Closing costs are one of the things that most first time buyers are unaware of; they are the costs of purchasing that come from the lawyers and the government when you purchase a home. The government in many but not all locations has something called land transfer taxes. The tax is applied to the purchase of properties in Ontario, Manitoba and British Columbia. This tax does not include the cost of registering the mortgage on your title.
Land transfer taxes in Ontario look like this from $55,000 X 0.5% of total property value
from $55,000 to $250,000 X 1% of total property value, from $250,000 to $400,000 X 1.5% of total property value, from $400,000 up X 2% of total property value. The City of Toronto levies an additional LTT on Toronto real estate in addition to the provincial rate and the percentages are quite similar.
So now you’ve dealt with the tax portion of closing costs, what about the lawyer’s fees themselves, did you know that it pays to shop around for lawyers? Given they all must do the same thing for you the less money you pay the better. In Alberta fees change by city, in Northern communities you will pay more for a lawyer as they will be paying more for staffing. In Ft McMurray lawyer’s fees run from 1600 to 2000 dollars. In Edmonton things are a little more competitive and we see lawyer’s fees from 750 to 1200 dollars so it does pay to shop around.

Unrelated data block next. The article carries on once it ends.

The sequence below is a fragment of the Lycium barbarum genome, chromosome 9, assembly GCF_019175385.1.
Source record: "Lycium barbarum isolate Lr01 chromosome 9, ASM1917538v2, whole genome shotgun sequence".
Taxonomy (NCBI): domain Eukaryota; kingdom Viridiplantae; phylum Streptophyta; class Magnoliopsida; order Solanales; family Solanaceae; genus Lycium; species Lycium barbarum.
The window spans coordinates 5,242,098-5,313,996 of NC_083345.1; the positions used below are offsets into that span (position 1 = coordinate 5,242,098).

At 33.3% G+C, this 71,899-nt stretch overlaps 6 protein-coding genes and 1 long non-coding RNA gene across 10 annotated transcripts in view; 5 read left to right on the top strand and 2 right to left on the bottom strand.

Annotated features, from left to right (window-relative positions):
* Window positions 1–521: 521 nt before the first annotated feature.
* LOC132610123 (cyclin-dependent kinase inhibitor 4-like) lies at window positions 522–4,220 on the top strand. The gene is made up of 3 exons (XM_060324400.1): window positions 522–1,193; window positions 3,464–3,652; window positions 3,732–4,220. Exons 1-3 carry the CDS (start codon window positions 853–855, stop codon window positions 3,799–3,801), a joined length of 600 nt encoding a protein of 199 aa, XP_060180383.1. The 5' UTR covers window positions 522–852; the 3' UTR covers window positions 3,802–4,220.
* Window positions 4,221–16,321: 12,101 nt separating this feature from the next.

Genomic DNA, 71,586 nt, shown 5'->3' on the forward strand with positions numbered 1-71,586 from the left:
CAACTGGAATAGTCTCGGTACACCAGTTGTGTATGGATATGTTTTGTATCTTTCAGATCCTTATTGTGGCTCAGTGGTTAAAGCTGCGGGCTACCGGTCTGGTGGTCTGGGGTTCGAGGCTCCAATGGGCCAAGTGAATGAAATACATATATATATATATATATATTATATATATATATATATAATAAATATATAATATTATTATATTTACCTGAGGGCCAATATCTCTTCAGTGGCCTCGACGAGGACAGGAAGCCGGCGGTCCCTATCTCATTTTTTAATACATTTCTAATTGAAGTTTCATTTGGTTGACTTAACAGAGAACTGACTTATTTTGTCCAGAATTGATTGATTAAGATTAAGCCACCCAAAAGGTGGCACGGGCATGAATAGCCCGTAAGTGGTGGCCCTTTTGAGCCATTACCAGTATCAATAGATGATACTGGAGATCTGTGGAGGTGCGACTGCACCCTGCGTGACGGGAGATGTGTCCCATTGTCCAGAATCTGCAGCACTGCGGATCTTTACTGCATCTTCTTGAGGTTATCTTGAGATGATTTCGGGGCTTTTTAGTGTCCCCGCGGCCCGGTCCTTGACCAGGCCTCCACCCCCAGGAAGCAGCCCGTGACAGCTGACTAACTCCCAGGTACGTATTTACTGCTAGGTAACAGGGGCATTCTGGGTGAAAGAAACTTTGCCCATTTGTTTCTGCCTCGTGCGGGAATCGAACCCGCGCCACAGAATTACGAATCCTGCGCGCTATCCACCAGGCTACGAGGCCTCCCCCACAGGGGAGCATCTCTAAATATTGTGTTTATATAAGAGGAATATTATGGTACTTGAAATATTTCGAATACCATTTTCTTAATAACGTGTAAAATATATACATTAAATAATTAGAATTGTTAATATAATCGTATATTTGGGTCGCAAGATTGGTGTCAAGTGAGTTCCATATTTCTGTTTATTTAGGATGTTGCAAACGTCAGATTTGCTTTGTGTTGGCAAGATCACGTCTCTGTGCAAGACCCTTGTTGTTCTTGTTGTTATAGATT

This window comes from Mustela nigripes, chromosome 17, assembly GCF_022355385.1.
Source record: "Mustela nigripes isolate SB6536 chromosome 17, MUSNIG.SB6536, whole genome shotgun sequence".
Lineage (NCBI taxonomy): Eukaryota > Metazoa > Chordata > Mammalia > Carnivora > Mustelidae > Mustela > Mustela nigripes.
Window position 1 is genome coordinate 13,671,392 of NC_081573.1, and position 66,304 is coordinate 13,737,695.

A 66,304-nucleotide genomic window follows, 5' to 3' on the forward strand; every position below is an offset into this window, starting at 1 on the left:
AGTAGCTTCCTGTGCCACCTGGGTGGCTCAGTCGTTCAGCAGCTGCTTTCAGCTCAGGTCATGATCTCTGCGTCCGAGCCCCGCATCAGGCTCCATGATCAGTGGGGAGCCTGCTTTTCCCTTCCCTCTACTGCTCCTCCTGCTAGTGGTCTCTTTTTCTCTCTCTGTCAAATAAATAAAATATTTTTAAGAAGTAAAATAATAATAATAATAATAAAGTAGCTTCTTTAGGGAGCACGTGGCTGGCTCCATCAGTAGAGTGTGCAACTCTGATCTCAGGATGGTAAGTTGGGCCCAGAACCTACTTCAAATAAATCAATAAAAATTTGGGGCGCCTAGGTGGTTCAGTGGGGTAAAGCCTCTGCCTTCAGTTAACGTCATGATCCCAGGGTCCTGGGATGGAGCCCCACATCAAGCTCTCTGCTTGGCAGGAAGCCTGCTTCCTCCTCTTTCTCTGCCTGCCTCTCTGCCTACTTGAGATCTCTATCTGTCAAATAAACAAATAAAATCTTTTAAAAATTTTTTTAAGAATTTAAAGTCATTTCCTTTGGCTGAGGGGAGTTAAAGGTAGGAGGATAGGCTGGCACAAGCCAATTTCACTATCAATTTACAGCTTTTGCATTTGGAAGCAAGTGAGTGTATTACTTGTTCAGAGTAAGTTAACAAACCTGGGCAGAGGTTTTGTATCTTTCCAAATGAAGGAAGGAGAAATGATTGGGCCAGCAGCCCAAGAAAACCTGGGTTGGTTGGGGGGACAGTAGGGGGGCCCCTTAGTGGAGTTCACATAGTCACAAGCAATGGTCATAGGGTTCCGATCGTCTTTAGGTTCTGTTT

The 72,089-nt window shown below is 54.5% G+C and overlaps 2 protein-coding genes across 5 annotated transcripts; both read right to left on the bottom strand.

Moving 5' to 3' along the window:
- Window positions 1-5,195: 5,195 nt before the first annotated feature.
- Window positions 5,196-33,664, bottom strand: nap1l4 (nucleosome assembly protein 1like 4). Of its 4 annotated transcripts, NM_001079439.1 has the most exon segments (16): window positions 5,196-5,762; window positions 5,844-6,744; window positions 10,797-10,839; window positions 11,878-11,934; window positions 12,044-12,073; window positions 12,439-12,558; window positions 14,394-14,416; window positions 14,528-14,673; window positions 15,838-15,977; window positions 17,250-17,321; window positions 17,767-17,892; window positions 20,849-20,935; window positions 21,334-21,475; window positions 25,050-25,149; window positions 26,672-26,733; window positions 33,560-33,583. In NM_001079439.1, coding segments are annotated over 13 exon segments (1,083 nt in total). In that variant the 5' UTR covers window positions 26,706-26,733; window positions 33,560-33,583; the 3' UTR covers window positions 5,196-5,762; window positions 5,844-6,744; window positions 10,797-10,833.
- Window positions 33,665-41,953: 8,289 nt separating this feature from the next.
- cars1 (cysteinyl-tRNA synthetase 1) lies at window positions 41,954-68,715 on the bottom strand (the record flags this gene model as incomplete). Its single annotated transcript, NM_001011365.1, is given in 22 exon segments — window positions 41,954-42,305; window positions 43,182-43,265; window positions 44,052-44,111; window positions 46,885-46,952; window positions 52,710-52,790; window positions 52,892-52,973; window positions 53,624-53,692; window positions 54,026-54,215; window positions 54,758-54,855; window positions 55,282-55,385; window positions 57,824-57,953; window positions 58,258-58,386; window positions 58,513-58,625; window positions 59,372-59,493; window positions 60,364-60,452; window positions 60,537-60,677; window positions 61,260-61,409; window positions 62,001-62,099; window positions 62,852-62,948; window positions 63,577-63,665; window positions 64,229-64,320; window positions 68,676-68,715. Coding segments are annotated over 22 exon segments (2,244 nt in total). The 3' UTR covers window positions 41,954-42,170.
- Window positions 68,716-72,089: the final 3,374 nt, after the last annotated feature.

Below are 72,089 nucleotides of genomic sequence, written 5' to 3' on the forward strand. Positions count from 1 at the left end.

CMHC says that you need to have 1.5% of your mortgage amount for closing costs; you can see that this number is very true in provinces that have land transfer costs. Your list of expenses will also include the registration of the mortgage, title insurance may also apply, disbursements which are the cost of faxing and copying the 4 sets of documents needed for each mortgage registration. These are all little things that add up very quickly and can come as a surprise especially for the first time home buyer.
In Alberta we are fortunate to not have any land transfer tax and the closing costs associated with purchasing are quite minimal. Some of our lenders allow us to measure closing costs at only .50% which is more realistic than the CMHC guideline of 1.5% for Alberta.